Director Alex Pucci, along with his Camp Slaughter sidekick writer Draven Gonzalez, were looking to craft an exploitation flick worthy of those of the old grindhouse days.  Their intentions are very obvious on the screen -- loads of blood, boobies, booze, and bare bodied boys(?). They also set the story in the 70s, but for no other reason, at least that I could find, than for the sake of making the flick more genuinely grindhouse. Therein lies a major problem with Frat House Massacre.

I can't fault the boys' ambitions.  Exploitation films are the perfect choice for a small budget.  But what Pucci and Gonzalez produced was more a fanboy homage to grindhouse, rather than a genuine exploitator.  They worked very hard to try to get the look and feel of the 70s, complete with a breakout disco dance number (that comes off more like She's All That than a Saturday Night Fever ripoff), and cars, and the era emulating clothes. [Kudos to some of the genuine sounding disco songs they created]. With all their endeavors to make the film look the part, they lacked real direction for their story. Granted, they kept it simple... kid digs for the dirt on his brother's death, unseen killer seemingly does his bidding, bloody mayhem ensues. And that's a good thing.  Frat has all the ingredients, the problem is, they have the recipe all wrong.  Plot points appear, and then disappear -- like the supernatural element, introduced when Bobby awakes from his coma, right as his brother dies. And what other elements remain are paper thin.  The revenge killings, of the frat brothers and their girls, are clearly motivated, stemming from death of Sean and the pledges. But the original crimes, those of the pledges, are questionable.  Why'd they die, other than for simple thrills?   Hey, I know frat boys are sometimes rude, crude and lewd, and make merriment of the passed out girl or two, and they enjoy belittling their pledges.  But what's the motivation behind the mass killing of pledges?  And why doesn't anybody question the multiple deaths?  I get the whole trust fund bully thing, or the entitlement that comes with being the head frat guy.  But what's it all about? They're no hazing-gone-wrong scenarios, but highly premeditated murder.  But why? I have no idea, so I find myself caring less and less.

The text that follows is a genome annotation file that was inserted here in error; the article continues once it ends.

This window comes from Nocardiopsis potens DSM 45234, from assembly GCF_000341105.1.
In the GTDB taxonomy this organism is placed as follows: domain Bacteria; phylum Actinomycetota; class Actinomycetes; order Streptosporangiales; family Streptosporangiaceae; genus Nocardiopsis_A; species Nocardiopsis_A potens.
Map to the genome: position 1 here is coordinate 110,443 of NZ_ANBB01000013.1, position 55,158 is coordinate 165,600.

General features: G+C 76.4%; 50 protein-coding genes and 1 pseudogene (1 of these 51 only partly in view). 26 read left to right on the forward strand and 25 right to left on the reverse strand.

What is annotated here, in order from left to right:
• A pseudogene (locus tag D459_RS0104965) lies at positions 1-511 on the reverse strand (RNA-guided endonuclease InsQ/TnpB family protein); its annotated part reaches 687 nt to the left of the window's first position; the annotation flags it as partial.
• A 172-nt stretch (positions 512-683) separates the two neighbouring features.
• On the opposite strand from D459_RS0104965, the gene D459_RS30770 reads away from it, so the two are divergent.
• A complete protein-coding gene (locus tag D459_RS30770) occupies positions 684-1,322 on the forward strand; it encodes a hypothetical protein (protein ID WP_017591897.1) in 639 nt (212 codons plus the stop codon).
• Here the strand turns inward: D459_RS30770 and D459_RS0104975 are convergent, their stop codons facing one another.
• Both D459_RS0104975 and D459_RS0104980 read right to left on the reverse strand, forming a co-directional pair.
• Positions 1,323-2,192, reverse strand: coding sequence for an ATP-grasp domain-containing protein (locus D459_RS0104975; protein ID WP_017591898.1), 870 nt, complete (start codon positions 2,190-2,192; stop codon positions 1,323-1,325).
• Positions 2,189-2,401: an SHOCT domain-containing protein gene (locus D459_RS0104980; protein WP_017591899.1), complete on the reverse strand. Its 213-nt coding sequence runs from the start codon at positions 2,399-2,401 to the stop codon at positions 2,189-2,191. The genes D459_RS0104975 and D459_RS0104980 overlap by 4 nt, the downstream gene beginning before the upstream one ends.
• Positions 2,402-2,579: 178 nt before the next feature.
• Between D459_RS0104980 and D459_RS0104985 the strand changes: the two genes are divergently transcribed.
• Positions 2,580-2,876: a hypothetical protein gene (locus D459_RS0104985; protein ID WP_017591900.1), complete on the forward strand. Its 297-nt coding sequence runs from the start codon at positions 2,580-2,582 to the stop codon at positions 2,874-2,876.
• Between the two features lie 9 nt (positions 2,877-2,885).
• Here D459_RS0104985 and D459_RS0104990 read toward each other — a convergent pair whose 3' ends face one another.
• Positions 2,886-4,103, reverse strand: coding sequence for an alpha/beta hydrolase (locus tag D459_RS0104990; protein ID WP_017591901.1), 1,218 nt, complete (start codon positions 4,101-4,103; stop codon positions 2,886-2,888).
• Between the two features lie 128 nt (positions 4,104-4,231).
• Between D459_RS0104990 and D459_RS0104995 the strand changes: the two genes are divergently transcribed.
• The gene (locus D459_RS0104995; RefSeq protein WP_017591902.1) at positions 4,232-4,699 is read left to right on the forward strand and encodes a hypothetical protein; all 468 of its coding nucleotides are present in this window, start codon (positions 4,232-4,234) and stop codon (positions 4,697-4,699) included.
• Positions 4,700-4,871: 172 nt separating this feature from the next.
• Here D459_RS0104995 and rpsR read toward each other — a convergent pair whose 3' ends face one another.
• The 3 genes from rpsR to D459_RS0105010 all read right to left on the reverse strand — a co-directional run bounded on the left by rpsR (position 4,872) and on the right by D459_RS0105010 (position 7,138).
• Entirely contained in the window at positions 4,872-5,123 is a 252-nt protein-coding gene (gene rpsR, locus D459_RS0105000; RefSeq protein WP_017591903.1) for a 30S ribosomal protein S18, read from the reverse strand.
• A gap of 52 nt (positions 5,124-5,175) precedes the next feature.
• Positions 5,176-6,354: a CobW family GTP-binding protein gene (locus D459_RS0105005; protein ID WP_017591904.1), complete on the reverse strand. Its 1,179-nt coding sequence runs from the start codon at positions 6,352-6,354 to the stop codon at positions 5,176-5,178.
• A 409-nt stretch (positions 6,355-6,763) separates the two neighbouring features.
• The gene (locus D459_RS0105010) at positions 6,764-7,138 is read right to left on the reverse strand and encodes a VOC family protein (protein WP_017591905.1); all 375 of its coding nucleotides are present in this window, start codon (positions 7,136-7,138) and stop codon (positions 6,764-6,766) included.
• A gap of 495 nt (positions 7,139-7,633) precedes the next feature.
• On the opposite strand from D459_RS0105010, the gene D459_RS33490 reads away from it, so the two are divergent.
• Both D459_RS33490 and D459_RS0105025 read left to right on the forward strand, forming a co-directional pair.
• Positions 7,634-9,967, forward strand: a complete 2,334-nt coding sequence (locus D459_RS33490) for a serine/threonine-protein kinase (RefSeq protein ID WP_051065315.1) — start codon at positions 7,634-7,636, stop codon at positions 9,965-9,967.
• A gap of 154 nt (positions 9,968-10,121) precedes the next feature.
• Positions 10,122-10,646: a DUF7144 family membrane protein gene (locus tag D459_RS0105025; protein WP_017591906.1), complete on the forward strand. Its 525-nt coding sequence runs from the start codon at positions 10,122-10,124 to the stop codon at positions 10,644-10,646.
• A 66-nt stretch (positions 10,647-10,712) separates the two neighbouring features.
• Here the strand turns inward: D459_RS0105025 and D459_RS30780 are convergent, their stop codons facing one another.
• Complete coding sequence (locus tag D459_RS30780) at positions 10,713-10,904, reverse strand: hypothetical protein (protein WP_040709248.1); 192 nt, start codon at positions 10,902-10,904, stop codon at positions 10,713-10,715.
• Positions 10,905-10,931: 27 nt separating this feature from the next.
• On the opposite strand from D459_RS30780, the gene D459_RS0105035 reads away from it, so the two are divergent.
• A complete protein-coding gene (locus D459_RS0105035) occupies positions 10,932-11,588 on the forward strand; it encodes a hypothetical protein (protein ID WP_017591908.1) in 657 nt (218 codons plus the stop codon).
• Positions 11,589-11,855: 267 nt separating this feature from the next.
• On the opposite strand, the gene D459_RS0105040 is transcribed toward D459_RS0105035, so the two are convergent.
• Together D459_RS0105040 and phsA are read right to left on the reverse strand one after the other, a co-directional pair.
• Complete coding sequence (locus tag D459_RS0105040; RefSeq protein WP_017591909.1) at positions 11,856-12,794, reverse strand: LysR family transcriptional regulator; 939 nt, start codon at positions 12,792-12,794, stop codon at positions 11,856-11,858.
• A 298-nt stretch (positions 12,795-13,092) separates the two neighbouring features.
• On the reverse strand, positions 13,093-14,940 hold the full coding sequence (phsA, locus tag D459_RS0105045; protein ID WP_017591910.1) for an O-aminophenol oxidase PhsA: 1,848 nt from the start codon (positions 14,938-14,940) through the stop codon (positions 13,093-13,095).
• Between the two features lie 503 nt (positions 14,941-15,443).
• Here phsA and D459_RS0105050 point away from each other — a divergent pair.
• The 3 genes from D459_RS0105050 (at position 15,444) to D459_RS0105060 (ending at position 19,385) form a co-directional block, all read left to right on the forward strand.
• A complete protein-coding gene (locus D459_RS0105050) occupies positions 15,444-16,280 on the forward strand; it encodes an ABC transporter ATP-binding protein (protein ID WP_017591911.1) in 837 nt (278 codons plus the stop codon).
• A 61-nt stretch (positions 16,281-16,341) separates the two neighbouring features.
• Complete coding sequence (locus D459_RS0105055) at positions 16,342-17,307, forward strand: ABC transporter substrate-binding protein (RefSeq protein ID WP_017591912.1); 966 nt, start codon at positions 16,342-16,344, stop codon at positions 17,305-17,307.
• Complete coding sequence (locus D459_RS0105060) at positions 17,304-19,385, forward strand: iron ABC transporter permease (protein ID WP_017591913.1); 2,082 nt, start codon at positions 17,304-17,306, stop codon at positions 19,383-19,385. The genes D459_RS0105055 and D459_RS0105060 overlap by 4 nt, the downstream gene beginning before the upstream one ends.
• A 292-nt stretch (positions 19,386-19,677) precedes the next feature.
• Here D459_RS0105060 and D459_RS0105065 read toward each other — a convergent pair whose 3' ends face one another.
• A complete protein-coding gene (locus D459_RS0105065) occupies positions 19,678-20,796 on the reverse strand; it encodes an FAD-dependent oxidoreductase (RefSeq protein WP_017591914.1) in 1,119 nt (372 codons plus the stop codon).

Boyz rule.  Girlz drool.